I ordered the recommended Sato Parts #T‑45 binding posts on Ebay, and was happy with the quality of the binding posts, even though they were a bit pricy $$.
I was able to find pictures and schematics for the original option 020 circuit board, and crafted my own enhanced version of it.
The interface board consists of a high current ferrite core and a pair of film capacitors for each positive and negative terminal.
On the 663xB series of power supplied there is another option for a relay board, that was not populated on my unit. The connector footprint for this sits just in front of the option 020 connector on the A1 board. Unlike the 4 pin option 020 connector, this connector footprint J320 also includes the output sense connection and the negative trace shield connection.
I decided to disable my back panel connector by removing 4 jumpers R456 thru R459, this also removes the rear terminal capacitors from the J320 connector. There were a couple of notorious RIFA capacitors that I replaced with Y2 safety capacitors, even though they are not used in my configuration.
I used a Molex #26–61-4090 vertical 9 pin header which required some modification to clear an existing resistor and jumper. I also removed jumpers R451 and R454, which connect the sense circuit to the rear panel terminal. No need for the extra noise on the sense lines if I won’t be using that terminal. The cable side connector housing used was a Molex #09–93-0900 along with #08–65-0115 crimp connectors for 18 AWG wire.
A pair of 18 AWG shielded three conductor cables were used from J320 to the front panel terminal interface board. I connected the red and black wires of cable #1 (red) to pins 1 & 2 of J320 (+OUT_P) and the white wire to pin 6 (+SENSE), no connection was made to the shield. On cable #2 (black) the red and black wires were connected to J320 pins 3 & 4 (-OUT_P), with the white wire to pin 7 (-SENSE), and the shield wire connected to pin 9 on J320 with no connection on the terminal interface board end of the cable shield. I color coded the two cable ends with red and black heat shrink for easy identification. By connecting two 18 AWG conductors in parallel, I ended up with the equivalent of a 15 AWG conductor for the positive and negative connections, which is more than enough for the 5 amp. rating of this supply.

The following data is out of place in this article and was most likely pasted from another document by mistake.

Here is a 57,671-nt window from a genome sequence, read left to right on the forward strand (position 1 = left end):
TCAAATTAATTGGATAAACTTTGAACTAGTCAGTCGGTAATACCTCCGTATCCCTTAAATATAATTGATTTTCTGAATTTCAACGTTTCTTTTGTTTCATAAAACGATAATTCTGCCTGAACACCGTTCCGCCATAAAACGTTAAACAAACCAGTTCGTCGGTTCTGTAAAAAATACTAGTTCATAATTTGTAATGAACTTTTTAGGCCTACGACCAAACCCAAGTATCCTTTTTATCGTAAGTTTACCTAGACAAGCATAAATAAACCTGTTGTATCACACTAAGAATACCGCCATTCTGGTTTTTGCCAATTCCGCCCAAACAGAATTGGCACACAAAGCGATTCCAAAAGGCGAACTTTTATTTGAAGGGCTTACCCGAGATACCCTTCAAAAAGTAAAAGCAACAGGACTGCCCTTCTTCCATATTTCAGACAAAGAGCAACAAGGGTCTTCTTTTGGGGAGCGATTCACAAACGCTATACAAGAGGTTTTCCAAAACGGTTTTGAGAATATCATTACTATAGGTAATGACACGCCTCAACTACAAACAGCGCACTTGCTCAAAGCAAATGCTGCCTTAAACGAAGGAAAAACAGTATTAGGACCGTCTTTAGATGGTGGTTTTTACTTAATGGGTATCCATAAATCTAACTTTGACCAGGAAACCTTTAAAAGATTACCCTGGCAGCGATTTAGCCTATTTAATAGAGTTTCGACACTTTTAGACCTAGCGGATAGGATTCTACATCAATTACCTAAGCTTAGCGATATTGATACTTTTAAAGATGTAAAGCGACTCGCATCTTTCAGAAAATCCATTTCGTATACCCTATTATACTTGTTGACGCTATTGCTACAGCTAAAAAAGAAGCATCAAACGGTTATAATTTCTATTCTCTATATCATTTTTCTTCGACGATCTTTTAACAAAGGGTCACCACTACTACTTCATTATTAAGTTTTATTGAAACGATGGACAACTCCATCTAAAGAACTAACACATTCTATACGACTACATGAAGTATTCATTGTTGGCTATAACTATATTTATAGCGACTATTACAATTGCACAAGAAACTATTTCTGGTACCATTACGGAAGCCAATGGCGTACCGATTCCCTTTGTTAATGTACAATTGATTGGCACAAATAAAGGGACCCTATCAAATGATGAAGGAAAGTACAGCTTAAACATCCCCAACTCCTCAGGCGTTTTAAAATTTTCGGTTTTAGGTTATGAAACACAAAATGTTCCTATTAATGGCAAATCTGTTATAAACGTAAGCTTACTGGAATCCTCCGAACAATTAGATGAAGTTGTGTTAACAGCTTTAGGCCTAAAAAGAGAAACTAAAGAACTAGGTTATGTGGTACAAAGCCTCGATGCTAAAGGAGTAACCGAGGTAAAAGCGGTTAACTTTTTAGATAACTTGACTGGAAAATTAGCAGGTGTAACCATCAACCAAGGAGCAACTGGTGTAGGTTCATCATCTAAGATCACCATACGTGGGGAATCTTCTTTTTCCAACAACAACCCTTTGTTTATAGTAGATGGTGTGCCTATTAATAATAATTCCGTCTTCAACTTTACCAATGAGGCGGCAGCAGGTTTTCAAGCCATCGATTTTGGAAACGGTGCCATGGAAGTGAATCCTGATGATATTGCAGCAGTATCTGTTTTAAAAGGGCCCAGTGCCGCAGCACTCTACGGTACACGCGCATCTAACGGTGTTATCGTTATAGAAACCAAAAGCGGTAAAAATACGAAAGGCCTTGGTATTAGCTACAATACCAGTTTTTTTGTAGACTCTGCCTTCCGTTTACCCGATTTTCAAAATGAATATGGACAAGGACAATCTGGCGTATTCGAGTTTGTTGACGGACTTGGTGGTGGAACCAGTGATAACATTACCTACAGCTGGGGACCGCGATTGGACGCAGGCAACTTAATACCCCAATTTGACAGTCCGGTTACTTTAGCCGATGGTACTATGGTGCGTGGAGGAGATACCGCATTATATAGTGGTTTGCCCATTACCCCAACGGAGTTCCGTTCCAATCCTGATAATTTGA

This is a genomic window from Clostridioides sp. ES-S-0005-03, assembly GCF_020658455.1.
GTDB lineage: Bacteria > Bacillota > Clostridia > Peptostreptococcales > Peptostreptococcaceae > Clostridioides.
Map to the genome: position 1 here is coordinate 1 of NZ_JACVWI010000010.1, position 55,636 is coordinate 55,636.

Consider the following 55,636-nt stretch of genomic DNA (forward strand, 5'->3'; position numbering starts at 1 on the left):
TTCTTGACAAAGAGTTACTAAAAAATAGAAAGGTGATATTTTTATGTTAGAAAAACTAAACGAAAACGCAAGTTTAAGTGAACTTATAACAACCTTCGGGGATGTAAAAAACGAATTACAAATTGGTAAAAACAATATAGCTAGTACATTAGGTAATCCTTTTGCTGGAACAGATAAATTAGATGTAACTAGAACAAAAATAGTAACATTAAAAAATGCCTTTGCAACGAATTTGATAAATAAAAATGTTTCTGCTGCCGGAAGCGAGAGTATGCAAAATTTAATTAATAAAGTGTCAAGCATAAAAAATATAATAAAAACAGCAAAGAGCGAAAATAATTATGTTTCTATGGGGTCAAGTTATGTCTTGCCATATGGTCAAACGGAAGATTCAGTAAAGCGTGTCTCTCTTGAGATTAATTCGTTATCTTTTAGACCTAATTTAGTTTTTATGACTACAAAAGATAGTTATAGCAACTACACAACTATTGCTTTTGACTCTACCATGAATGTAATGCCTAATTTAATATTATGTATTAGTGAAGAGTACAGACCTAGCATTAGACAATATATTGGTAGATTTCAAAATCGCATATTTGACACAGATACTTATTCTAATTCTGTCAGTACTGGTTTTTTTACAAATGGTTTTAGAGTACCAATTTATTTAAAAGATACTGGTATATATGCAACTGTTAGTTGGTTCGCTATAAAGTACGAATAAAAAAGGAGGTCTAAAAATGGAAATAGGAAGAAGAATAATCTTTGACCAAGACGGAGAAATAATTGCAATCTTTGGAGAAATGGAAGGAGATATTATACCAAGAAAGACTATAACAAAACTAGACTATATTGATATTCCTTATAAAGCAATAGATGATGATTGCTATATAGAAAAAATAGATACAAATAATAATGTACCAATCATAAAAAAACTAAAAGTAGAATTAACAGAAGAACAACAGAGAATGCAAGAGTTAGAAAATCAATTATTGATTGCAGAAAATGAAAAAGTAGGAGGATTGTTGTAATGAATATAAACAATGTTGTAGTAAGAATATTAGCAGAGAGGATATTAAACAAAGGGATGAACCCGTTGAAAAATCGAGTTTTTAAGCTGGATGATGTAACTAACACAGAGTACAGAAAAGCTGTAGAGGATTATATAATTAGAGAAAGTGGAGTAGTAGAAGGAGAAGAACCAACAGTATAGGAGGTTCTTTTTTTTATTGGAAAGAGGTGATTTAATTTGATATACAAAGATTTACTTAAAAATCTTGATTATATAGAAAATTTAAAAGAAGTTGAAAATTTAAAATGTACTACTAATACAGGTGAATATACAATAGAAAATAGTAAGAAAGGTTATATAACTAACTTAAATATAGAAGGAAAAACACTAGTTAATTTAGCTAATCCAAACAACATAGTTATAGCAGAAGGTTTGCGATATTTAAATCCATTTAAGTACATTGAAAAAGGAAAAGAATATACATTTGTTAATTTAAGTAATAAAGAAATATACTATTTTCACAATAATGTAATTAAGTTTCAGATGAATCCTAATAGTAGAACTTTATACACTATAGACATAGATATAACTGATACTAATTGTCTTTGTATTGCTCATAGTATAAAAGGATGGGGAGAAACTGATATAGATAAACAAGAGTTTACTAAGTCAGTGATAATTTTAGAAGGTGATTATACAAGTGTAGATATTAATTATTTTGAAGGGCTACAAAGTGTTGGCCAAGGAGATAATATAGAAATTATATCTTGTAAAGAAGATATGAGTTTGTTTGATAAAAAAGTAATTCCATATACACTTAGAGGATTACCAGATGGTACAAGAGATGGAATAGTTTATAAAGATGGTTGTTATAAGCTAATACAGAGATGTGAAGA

Before finishing up the project there were several small things to complete. I needed to finish replacing the remaining problematic RIFA safety capacitors located on the power input RFI board. These capacitors are always connected across power and ground when the power cord is plugged-in, even if the power switch is off. The original RIFA capacitors were a metalized paper type that were susceptible to humidity, which caused cracking of the insulation over time. After being stored for many years these capacitors are notorious for exploding or catching fire shortly after having power applied.
My RIFA capacitors looked to be in excellent shape, but it’s only a matter of time before they fail, so they must go.
The other issue that needed to be addressed, was an original design defect on the A1 board. When the engineer drew the original schematics for the 663xB series, they left out a junction dot where two filter capacitors on the +/- 15 volt regulator inputs crossed ground.
This error was initially discovered by Dr. Frank on the EEVblog.
The fix is a simple jumper from where C496 and C497 connect to a nearby ground on U304 (+ 15 volt regulator) pin 2.
The original circuit works OK, until one of the tantalum capacitors starts to become leaky, placing a high percentage of the total +/- unregulated supply busses (52 volts) across one capacitor, exceeding it’s rated voltage of 35 volts. Typically tantalum capacitors in this type of circuit fail with a breakdown short circuit or explosion when their voltage rating is exceeded.
On a side note, I did try replacing the noisy high-airflow heatsink fan with a much quieter Noctura 60mm fan. Unfortunately the Noctura didn’t produce enough airflow to cool the heatsink even at full speed. It was worth a try though.
Below are some extra images of internals and externals of the 6632A:
(click the images to enlarge)
EagleCAD V7.7 Terminal interface schematic and board files Rev. 1.1